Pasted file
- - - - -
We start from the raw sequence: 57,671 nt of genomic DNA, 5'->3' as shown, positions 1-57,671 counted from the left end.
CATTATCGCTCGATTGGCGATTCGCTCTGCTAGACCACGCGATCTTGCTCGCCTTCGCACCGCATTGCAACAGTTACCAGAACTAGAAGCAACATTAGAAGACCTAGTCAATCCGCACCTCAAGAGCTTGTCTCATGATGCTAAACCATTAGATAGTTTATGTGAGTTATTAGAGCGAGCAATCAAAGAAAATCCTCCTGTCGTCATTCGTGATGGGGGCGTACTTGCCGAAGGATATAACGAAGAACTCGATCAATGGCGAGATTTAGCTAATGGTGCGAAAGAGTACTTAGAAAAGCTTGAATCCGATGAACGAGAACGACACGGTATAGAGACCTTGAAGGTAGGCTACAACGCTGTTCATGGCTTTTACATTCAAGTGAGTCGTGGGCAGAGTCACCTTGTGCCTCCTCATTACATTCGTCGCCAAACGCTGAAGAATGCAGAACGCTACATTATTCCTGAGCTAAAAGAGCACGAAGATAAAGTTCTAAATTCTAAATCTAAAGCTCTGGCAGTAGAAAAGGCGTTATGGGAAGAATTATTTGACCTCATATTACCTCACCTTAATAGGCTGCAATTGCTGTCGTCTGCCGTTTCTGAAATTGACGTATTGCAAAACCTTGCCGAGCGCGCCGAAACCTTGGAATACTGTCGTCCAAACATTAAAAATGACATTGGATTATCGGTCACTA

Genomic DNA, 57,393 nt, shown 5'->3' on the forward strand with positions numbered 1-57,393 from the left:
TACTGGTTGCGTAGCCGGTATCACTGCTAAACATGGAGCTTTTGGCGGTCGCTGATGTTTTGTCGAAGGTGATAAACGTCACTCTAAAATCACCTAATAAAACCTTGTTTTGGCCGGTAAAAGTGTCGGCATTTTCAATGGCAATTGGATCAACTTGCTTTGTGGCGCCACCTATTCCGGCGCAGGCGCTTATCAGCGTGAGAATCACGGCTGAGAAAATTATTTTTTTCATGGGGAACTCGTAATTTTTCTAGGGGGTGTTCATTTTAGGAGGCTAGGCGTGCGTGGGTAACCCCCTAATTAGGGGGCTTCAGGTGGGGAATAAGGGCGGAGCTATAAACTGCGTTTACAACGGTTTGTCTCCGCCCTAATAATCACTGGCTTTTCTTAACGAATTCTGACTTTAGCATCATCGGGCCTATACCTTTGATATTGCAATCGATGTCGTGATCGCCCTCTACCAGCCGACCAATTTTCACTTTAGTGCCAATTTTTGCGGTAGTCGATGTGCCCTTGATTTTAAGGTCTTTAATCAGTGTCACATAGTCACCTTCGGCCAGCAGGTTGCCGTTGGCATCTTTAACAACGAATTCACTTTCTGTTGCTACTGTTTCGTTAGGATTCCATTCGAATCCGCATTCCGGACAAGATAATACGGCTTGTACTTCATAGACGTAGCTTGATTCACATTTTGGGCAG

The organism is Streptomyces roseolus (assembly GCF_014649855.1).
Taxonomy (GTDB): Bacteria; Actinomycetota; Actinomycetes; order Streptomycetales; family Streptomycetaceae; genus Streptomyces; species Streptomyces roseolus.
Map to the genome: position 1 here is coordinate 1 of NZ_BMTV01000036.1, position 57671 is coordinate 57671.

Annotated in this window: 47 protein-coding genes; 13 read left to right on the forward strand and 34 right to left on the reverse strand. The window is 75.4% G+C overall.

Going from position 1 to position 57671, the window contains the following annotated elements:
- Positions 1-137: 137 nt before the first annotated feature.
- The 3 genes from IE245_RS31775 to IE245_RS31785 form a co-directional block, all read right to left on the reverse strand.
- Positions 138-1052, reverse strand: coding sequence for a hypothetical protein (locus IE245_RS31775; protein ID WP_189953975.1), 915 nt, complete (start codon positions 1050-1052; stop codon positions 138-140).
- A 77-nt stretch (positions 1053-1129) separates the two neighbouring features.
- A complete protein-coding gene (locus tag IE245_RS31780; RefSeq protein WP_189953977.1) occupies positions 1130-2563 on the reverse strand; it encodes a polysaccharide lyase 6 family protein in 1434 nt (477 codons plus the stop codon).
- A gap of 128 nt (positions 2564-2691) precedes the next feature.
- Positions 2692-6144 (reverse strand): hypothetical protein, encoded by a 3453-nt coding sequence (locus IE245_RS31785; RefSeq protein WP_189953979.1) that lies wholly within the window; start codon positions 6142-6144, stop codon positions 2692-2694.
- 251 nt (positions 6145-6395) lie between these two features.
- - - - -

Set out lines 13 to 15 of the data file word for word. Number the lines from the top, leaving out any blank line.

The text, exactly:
- A 77-nt stretch (positions 1053-1129) separates the two neighbouring features.
- A complete protein-coding gene (locus tag IE245_RS31780; RefSeq protein WP_189953977.1) occupies positions 1130-2563 on the reverse strand; it encodes a polysaccharide lyase 6 family protein in 1434 nt (477 codons plus the stop codon).
- A gap of 128 nt (positions 2564-2691) precedes the next feature.